'No-Bama' hanging chair: Is it a protest? Or a symbolic lynching?

October 05, 2012|By Kim Murphy | This post has been updated, as indicated below.
  • blank">The Columbian
blank">The Columbian (Zachary Kaufman /

SEATTLE -- If a chair hangs in a tree, does it represent murder?

The debate on whether lawn chairs with the president's name on them and hanging from trees are innocent references to Clint Eastwood's famous "empty chair" rant at the Republican National Convention -- or symbolic lynchings of America’s first African American president -- now spans the country.

A white plastic chair suspended above a yard in Camas, Wash., is the latest exhibit. Like the others before it, including in Austin, Texas, and Centreville, Va., the chair is marked "No-Bama."

Next to it, a large chalkboard says: "Are you better off now than 4 years ago? The king is a joke."

Critics have said the so-called chair lynchings are an obvious reference to the nation's ugly history of mob executions targeting African Americans; the chair-stringers tend to say they’re innocent and humorous replays of the countless jokes spinning off Eastwood's address to President Obama, represented by an empty chair.

In the case of the chair in the yard of George and Kathryn Maxwell in Camas, about 20 miles up the Columbia River from Portland, Ore., the chair was initially on the ground -- but kept getting knocked over, the couple said.

"The reason we hung it up was because people kept stealing it. ... We just have to take extra precautions,” Kathryn Maxwell told the local newspaper, the Columbian. Repeated attempts by the Los Angeles Times to reach the couple were unsuccessful.

Maxwell told the paper she didn't like Republican nominee Mitt Romney much --  she would have liked to have seen Michele Bachmann as president -- but in any case she was free to express her views via a chair if she so chose.

"There's a Constitution,” she said. “Some people forget that.”

But Katherine Haenschen, writing in the progressive/Democratic Texas political blog Burnt Orange Report, wrote that the sentiment is unmistakable. She was one of the first to report on the chair-hangings, after a metal folding chair was found hanging in northwest Austin.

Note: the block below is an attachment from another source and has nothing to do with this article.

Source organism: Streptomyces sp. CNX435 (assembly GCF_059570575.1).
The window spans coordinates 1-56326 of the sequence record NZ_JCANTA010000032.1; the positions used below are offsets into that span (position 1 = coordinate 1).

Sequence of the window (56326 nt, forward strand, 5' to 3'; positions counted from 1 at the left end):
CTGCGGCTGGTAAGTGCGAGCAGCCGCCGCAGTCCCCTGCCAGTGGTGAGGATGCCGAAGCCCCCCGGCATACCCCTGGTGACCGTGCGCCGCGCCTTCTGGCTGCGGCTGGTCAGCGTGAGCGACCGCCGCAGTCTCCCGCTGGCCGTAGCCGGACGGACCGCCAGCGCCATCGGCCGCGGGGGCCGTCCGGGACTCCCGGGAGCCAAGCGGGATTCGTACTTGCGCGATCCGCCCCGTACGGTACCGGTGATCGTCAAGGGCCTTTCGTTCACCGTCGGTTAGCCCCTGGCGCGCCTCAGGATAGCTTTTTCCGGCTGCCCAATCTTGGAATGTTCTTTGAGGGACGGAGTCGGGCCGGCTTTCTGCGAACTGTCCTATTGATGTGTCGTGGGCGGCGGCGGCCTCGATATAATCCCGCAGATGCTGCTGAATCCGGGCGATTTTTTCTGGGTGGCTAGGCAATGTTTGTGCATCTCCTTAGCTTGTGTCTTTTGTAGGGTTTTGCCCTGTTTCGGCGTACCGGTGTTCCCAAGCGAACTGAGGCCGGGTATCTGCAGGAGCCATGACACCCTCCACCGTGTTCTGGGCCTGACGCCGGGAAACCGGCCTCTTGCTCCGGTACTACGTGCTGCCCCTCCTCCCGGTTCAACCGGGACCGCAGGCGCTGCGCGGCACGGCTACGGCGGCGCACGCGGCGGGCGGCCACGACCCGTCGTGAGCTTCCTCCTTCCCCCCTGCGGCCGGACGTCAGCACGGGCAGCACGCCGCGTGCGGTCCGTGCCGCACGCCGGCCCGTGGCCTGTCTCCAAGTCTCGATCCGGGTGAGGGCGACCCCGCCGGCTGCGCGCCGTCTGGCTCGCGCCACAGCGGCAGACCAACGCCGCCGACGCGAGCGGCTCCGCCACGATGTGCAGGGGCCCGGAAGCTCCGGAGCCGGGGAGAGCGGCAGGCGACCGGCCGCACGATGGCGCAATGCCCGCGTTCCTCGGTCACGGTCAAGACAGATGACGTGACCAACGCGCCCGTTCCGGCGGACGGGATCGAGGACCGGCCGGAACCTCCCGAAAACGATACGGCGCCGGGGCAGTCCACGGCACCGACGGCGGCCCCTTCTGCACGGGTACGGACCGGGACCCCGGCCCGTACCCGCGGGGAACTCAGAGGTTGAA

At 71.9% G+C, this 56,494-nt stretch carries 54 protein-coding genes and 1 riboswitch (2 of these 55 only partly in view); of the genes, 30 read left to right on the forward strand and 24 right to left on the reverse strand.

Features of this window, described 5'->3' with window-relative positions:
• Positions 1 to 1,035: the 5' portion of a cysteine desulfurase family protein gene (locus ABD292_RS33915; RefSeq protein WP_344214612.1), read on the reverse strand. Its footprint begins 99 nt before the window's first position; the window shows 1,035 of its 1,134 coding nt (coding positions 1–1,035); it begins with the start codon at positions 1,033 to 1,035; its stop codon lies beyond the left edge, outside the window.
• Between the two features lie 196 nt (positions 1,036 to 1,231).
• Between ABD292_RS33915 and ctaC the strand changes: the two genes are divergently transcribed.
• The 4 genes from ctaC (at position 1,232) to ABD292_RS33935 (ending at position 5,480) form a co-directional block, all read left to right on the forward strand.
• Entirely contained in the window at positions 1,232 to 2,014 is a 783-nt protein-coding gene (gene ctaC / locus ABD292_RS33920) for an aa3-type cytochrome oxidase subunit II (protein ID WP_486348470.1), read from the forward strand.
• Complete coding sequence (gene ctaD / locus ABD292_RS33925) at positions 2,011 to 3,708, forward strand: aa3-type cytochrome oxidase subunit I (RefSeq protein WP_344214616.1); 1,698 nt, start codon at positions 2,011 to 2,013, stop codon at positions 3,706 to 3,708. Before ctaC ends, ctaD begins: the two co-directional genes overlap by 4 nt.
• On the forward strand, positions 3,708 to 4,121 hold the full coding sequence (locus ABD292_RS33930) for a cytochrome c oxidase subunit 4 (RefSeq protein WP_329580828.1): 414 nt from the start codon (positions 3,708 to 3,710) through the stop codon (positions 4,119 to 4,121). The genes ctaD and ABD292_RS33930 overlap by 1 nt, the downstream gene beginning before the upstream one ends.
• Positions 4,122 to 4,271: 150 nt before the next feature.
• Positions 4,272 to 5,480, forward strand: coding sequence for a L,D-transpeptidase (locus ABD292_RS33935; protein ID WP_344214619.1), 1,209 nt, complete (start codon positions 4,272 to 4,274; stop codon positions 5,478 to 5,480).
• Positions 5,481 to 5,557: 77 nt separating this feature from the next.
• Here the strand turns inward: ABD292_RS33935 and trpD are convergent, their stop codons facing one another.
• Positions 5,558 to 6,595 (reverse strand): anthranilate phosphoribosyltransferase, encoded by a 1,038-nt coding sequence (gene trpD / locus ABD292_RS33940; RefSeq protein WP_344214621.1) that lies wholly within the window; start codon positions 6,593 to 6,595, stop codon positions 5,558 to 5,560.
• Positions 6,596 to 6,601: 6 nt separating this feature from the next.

“The image of the chair is associated with the President. Now, lynch that chair from a tree, and you've got a pretty awful racist sentiment calling for lynching the first African-American President!” Haenschen wrote.

In Camas, Clark County Republican Party chairwoman Stephanie McClintock said the party did not endorse the suspended chair.

“I understand that it comes from where Clint Eastwood used the chair at the Republican convention. So I know where they’re coming from, but hanging a chair in a tree is bad taste, and something the party here in Clark County does not support or condone,” she told the Los Angeles Times.

The Clark County GOP has on its website an image of a chair festooned, as are many of the so-called lynching chairs seen around the country, with U.S. flags. This one, though, is a small wooden chair sitting squarely in the grass, with a quote from Clint Eastwood tacked to its back: “We own this country. Politicians work for us. And if someone is not doing their job, we've got to let them go.”

That people had been messing with the Maxwells’ chair is not outside the realm of the plausible.

The Clark County GOP office had rocks thrown through its windows in September, the Columbian reported, and the offices of the teachers union in nearby Vancouver, which had prominent signs supporting Obama and the Democratic nominee for governor in Washington, got hit with tomatoes three days later.

The chalkboard standing below the Maxwells’ chair obviously had been erased and written-over, signaling that it too had been messed with.

It bore a warning: “Leave my board alone.”

[Updated, Oct. 5, 2:16 p.m.: Clark County Republican Party chairwoman Stephanie McClintock responded directly to The Times with the party's position after this post was published.]


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